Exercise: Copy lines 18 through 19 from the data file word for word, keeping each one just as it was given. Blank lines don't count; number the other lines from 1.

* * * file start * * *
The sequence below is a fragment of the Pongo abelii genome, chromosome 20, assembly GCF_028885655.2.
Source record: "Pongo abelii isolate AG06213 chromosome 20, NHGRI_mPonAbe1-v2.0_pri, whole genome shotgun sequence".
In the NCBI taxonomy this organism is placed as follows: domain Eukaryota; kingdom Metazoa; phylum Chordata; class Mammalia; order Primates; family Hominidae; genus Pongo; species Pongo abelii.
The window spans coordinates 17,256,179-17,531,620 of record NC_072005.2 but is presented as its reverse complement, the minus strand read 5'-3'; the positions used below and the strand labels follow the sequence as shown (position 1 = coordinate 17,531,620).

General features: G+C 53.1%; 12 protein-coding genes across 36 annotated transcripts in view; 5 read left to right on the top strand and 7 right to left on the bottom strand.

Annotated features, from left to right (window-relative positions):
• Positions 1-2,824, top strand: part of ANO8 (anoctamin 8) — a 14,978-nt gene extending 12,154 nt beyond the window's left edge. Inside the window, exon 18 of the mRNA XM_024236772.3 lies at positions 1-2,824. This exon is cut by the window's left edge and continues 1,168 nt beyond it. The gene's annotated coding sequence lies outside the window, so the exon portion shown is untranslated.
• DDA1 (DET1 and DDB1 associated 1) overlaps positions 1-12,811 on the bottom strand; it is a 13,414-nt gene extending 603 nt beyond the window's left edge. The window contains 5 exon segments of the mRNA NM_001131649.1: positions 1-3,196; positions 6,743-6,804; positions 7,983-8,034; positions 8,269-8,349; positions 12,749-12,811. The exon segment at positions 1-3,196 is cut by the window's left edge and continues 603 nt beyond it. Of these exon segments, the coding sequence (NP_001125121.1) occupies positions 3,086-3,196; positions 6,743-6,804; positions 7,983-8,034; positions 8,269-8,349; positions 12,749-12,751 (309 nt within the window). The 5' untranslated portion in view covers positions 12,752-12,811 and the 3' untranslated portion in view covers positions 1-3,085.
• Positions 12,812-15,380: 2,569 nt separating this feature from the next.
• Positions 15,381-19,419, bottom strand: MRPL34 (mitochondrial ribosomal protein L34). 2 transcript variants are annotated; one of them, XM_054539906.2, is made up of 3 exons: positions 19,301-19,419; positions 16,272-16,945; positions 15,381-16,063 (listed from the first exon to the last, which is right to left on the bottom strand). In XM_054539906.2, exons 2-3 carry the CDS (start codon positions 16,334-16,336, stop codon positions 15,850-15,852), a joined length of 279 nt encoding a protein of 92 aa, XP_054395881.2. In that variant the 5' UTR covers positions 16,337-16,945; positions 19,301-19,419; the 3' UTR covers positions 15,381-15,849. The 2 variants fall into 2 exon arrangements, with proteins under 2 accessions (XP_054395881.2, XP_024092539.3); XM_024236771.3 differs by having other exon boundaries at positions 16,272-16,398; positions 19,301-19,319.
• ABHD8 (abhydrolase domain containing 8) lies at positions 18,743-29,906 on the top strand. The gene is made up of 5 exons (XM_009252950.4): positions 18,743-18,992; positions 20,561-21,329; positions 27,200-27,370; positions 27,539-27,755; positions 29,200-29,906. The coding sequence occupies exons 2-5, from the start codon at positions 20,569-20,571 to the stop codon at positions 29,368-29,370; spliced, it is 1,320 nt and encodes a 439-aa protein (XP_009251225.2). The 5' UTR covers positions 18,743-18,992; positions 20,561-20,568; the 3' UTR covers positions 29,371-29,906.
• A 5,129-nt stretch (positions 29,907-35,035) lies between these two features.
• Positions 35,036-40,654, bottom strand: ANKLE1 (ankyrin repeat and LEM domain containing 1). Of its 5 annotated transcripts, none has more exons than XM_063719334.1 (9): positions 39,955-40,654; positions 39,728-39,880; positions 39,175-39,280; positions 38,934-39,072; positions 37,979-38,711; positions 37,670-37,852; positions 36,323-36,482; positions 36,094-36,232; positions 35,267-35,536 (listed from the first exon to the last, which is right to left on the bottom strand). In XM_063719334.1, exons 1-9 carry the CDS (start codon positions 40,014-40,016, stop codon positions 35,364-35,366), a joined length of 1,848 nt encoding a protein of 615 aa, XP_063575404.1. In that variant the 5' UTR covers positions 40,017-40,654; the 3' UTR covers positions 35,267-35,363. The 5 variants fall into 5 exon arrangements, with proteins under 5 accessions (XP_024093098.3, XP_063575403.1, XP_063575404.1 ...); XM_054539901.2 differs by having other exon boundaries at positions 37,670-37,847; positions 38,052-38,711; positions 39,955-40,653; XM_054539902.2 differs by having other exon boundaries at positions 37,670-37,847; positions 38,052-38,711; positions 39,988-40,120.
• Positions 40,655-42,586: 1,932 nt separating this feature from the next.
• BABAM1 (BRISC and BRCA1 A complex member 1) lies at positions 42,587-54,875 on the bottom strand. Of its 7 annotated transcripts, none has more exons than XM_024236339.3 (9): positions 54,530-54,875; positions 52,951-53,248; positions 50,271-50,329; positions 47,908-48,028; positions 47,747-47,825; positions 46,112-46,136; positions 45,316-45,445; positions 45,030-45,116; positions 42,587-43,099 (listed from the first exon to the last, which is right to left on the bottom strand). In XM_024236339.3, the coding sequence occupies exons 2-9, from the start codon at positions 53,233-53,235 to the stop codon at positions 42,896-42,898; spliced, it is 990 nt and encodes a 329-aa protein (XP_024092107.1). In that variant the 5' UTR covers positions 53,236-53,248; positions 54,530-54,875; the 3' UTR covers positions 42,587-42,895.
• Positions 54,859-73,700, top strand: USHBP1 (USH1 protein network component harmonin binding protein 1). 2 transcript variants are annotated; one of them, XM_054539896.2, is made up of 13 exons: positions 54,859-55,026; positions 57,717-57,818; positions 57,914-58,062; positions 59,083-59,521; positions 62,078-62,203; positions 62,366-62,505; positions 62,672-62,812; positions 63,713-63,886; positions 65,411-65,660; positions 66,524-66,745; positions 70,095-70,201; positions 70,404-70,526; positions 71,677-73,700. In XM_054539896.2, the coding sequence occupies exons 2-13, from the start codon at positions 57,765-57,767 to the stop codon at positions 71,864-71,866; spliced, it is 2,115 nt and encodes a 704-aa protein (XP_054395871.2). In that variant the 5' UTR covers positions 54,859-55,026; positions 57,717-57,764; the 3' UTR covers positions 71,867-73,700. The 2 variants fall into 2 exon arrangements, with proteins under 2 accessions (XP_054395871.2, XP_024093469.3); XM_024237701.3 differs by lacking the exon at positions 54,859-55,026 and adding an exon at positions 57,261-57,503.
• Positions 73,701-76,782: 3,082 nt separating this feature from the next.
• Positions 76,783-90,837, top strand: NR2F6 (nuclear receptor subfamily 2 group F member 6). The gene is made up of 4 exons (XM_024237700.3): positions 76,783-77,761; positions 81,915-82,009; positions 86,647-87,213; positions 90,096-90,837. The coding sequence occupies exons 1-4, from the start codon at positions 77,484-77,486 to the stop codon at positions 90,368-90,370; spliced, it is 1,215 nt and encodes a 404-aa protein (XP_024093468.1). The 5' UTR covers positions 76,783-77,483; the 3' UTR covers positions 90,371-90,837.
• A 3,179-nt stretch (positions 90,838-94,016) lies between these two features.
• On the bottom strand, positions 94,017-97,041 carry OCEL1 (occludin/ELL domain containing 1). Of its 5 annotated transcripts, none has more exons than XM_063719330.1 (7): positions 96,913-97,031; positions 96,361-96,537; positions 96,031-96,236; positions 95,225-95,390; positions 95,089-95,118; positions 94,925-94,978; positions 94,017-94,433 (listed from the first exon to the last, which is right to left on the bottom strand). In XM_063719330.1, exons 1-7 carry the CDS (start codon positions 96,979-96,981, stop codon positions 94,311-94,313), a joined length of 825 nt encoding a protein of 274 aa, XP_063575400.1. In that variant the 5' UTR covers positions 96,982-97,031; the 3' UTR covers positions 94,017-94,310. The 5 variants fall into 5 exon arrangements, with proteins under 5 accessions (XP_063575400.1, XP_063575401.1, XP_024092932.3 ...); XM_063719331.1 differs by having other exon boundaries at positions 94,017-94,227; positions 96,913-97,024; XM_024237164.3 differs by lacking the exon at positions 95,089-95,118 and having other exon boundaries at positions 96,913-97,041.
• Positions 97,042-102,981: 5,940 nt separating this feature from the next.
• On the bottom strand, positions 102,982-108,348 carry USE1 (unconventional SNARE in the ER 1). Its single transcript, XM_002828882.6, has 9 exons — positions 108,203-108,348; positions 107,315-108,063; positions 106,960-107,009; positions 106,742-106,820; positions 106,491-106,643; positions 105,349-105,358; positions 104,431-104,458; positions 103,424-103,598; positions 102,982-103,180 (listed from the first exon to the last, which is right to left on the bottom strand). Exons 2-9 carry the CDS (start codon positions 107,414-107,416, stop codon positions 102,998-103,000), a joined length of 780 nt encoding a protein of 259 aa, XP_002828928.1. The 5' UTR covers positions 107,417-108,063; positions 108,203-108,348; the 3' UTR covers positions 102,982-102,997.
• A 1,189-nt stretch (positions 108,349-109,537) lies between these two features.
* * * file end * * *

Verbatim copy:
• Positions 76,783-90,837, top strand: NR2F6 (nuclear receptor subfamily 2 group F member 6). The gene is made up of 4 exons (XM_024237700.3): positions 76,783-77,761; positions 81,915-82,009; positions 86,647-87,213; positions 90,096-90,837. The coding sequence occupies exons 1-4, from the start codon at positions 77,484-77,486 to the stop codon at positions 90,368-90,370; spliced, it is 1,215 nt and encodes a 404-aa protein (XP_024093468.1). The 5' UTR covers positions 76,783-77,483; the 3' UTR covers positions 90,371-90,837.
• A 3,179-nt stretch (positions 90,838-94,016) lies between these two features.